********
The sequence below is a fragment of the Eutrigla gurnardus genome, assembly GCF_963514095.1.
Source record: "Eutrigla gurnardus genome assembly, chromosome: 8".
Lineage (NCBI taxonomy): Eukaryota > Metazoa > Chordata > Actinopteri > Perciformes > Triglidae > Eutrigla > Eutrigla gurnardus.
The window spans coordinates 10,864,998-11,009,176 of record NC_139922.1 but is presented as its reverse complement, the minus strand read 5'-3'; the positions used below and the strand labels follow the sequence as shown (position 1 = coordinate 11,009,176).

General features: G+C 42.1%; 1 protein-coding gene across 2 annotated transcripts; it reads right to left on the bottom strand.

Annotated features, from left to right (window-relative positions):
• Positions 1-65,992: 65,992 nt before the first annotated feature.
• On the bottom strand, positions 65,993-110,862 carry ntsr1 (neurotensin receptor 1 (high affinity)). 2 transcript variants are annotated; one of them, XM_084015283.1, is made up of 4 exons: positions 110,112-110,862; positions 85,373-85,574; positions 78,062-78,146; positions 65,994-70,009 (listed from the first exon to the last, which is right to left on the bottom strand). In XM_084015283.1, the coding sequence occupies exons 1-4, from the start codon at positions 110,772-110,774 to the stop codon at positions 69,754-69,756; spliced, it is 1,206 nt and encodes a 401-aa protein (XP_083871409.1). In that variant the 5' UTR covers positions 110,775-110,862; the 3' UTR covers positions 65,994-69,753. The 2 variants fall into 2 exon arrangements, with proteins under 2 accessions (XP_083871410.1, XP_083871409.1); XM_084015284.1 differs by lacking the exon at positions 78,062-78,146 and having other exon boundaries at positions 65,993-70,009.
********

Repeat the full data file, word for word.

The sequence below is a fragment of the Eutrigla gurnardus genome, assembly GCF_963514095.1.
Source record: "Eutrigla gurnardus genome assembly, chromosome: 8".
Lineage (NCBI taxonomy): Eukaryota > Metazoa > Chordata > Actinopteri > Perciformes > Triglidae > Eutrigla > Eutrigla gurnardus.
The window spans coordinates 10,864,998-11,009,176 of record NC_139922.1 but is presented as its reverse complement, the minus strand read 5'-3'; the positions used below and the strand labels follow the sequence as shown (position 1 = coordinate 11,009,176).

General features: G+C 42.1%; 1 protein-coding gene across 2 annotated transcripts; it reads right to left on the bottom strand.

Annotated features, from left to right (window-relative positions):
• Positions 1-65,992: 65,992 nt before the first annotated feature.
• On the bottom strand, positions 65,993-110,862 carry ntsr1 (neurotensin receptor 1 (high affinity)). 2 transcript variants are annotated; one of them, XM_084015283.1, is made up of 4 exons: positions 110,112-110,862; positions 85,373-85,574; positions 78,062-78,146; positions 65,994-70,009 (listed from the first exon to the last, which is right to left on the bottom strand). In XM_084015283.1, the coding sequence occupies exons 1-4, from the start codon at positions 110,772-110,774 to the stop codon at positions 69,754-69,756; spliced, it is 1,206 nt and encodes a 401-aa protein (XP_083871409.1). In that variant the 5' UTR covers positions 110,775-110,862; the 3' UTR covers positions 65,994-69,753. The 2 variants fall into 2 exon arrangements, with proteins under 2 accessions (XP_083871410.1, XP_083871409.1); XM_084015284.1 differs by lacking the exon at positions 78,062-78,146 and having other exon boundaries at positions 65,993-70,009.